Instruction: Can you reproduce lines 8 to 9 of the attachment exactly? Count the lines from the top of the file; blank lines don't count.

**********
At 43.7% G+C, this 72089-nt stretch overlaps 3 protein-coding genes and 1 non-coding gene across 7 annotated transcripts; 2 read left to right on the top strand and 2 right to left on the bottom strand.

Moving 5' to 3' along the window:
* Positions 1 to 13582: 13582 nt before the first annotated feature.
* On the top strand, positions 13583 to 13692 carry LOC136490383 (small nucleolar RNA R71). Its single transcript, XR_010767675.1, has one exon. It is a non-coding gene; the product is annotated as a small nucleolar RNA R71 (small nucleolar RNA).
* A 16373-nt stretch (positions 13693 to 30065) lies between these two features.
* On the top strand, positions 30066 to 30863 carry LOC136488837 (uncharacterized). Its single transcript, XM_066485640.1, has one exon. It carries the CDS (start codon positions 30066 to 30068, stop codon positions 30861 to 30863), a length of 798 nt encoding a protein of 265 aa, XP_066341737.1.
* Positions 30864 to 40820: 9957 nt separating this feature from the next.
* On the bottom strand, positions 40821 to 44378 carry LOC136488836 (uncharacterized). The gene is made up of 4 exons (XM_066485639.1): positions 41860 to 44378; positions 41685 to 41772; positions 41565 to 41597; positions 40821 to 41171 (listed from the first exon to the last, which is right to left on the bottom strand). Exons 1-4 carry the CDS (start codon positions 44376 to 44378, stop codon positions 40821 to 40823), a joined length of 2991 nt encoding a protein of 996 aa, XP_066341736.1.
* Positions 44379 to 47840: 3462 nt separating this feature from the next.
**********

* On the bottom strand, positions 40821 to 44378 carry LOC136488836 (uncharacterized). The gene is made up of 4 exons (XM_066485639.1): positions 41860 to 44378; positions 41685 to 41772; positions 41565 to 41597; positions 40821 to 41171 (listed from the first exon to the last, which is right to left on the bottom strand). Exons 1-4 carry the CDS (start codon positions 44376 to 44378, stop codon positions 40821 to 40823), a joined length of 2991 nt encoding a protein of 996 aa, XP_066341736.1.
* Positions 44379 to 47840: 3462 nt separating this feature from the next.